My own research has focused on the dietary, lifestyle, metabolic, and genetic determinants of obesity and cardiometabolic diseases. We are currently integrating cutting-edge omics technologies into observational cohorts and intervention trials using the Systems Epidemiology approach. In addition, we have been collaborating with researchers from China and India to conduct epidemiologic studies and intervention trials to examine dietary factors and diabetes prevention. Given my increasing administrative responsibilities as Chair of our department, I will need to make some adjustment in my own research portfolio, but I hope to maintain and strengthen some of my key research projects.

As for our department, it is critical for us to stay at the forefront of scientific discovery, translational research, and public health practice.  The science of nutrition is highly interdisciplinary in nature and spans from genes to the globe. Thus, we will need to enhance interdisciplinary collaborations within our department, between departments, and across schools and institutions. In the next few years, it is important for us to bring in new blood to expand current faculty and further strengthen our department. In addition, environmental sustainability is an emerging area of great interest in nutritional research and policy. Therefore, it is a high priority for us to develop an interdisciplinary research program on the food system, nutrition, and human and planetary health.

Q:  There could be some major changes ahead with the new Washington Administration.  How might that impact our work here at Harvard Chan, and how should we plan accordingly?  

At the moment, it is difficult to predict the impact of the new Administration in Washington on our work, although early signs point toward a less supportive climate for public health research and policies. It is likely that the competition for NIH grants will become even tougher, and thus we need to maintain our competitive edge in attaining federal funds. In the meantime, we need to identify alternative funding sources to fill potential gaps and sustain the department’s fiscal health.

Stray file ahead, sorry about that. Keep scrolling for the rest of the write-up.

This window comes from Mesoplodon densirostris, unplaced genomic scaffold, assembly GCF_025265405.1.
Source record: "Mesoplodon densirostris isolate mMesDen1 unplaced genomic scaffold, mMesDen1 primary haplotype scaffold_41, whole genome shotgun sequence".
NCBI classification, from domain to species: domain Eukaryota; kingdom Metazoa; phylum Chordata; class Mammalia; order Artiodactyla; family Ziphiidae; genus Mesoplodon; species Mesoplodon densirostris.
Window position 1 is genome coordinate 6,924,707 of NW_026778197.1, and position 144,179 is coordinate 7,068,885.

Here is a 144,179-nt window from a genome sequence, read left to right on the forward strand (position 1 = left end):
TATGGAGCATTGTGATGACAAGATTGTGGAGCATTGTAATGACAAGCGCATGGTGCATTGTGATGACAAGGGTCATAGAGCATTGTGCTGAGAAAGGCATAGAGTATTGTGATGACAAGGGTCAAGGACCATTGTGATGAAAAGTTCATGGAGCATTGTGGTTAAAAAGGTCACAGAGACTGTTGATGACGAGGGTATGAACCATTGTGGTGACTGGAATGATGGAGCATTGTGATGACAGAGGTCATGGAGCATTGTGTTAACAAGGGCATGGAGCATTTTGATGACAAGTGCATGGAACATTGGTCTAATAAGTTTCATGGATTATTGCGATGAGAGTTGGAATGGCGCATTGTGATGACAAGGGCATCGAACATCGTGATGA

Q:  You were instrumental in helping to guide public policy by serving on the 2015 Dietary Guidelines Advisory Committee for the USDA/HHS. What was your experience there and what lessons have you learned?

It was a privilege for me to serve on the 2015 Dietary Guidelines Advisory Committee, along with 13 other leading experts. The process was long and very time-consuming, but well worth the time and effort. One of the most important lessons that I have learned is that translating scientific evidence into policies is not straightforward. Besides scientific evidence, we also need leadership, political will, and advocacy. Having said that, I believe that the most important task for us is to build the strongest evidence possible to ensure resulting recommendations and policies are evidence-based and solid.

Q:  What do you see as key strengths of the Harvard Chan Nutrition Department?

I’m grateful to the strong support that I have received from our faculty, students, and staff.  I’m proud to say that our department has some of the most productive, creative, and respected faculty, whose groundbreaking discoveries have re-shaped public policies and changed the food landscapes in the US and globally. Also, we have been able to attract the best and brightest students and postdocs from all over the world. I’m very fortunate to work with a highly capable and professional administrative team, led by Katrina Soriano. Another strength of our department is the inclusive, supportive, and friendly work environment that has been fostered under Walter’s leadership. I think it is critically important to maintain such a culture in our department that promotes good health and psychosocial well-being.

By Hilary Farmer, January 2017 issue of Nutri News